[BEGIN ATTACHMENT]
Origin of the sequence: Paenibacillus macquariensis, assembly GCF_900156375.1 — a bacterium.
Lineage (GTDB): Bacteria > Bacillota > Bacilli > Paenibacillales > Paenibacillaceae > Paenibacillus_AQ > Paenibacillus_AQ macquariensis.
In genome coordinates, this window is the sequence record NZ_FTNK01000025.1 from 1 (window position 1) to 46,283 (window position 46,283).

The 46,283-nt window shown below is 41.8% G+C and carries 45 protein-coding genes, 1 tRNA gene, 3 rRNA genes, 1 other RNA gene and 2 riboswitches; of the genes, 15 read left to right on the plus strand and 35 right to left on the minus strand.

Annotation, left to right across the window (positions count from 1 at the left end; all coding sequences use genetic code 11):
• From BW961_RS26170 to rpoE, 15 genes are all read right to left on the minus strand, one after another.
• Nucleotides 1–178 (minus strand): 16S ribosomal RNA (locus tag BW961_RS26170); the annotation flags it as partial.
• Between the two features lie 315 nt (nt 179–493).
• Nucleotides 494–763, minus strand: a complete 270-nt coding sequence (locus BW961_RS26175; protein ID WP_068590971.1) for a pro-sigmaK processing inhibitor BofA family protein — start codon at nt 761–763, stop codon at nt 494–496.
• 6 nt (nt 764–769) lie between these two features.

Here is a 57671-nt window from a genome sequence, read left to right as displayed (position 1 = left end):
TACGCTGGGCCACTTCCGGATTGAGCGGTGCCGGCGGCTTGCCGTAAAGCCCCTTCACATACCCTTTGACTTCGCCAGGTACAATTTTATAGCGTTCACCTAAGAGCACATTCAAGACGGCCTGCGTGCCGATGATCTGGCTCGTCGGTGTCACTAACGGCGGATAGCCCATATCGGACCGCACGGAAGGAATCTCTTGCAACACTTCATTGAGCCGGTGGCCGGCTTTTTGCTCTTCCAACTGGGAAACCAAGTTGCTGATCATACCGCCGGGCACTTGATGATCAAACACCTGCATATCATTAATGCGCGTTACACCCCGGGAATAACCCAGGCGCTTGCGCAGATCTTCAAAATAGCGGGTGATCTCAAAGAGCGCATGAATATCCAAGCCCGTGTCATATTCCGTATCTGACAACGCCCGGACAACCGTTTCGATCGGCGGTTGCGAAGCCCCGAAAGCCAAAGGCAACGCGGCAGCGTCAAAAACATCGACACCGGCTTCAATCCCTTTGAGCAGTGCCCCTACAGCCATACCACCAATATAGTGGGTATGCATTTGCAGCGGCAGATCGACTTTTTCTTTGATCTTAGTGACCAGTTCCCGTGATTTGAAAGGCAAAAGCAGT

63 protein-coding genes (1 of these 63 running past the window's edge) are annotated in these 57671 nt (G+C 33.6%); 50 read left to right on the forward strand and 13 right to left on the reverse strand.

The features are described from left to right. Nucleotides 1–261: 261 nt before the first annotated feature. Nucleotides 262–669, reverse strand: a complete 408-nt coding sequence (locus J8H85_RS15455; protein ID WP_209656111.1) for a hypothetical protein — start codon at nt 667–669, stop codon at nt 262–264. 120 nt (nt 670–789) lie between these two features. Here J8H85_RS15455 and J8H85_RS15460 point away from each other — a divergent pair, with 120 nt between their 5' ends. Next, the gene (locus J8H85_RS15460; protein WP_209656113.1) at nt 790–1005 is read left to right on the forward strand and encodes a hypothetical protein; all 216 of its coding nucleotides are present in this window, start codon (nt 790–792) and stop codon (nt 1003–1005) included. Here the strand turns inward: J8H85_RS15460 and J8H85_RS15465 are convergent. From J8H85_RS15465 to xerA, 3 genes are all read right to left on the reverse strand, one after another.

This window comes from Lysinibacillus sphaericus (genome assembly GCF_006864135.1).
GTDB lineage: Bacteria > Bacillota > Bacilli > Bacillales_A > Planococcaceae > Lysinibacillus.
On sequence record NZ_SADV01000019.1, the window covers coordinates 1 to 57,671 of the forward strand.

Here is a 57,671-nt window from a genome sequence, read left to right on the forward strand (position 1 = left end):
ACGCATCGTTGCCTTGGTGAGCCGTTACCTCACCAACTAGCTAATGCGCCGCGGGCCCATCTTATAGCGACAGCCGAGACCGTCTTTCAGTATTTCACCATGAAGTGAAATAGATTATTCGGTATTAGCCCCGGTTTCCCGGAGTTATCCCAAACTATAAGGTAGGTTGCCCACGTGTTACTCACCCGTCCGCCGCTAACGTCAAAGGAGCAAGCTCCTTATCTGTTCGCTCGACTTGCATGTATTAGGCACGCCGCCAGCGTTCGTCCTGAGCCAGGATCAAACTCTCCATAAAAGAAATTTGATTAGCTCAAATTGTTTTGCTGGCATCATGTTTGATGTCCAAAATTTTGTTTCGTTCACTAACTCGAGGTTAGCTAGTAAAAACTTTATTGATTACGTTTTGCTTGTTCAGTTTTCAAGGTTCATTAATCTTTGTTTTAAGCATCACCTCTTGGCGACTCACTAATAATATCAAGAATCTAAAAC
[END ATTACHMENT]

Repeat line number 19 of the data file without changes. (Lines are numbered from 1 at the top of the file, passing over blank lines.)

ACGCATCGTTGCCTTGGTGAGCCGTTACCTCACCAACTAGCTAATGCGCCGCGGGCCCATCTTATAGCGACAGCCGAGACCGTCTTTCAGTATTTCACCATGAAGTGAAATAGATTATTCGGTATTAGCCCCGGTTTCCCGGAGTTATCCCAAACTATAAGGTAGGTTGCCCACGTGTTACTCACCCGTCCGCCGCTAACGTCAAAGGAGCAAGCTCCTTATCTGTTCGCTCGACTTGCATGTATTAGGCACGCCGCCAGCGTTCGTCCTGAGCCAGGATCAAACTCTCCATAAAAGAAATTTGATTAGCTCAAATTGTTTTGCTGGCATCATGTTTGATGTCCAAAATTTTGTTTCGTTCACTAACTCGAGGTTAGCTAGTAAAAACTTTATTGATTACGTTTTGCTTGTTCAGTTTTCAAGGTTCATTAATCTTTGTTTTAAGCATCACCTCTTGGCGACTCACTAATAATATCAAGAATCTAAAAC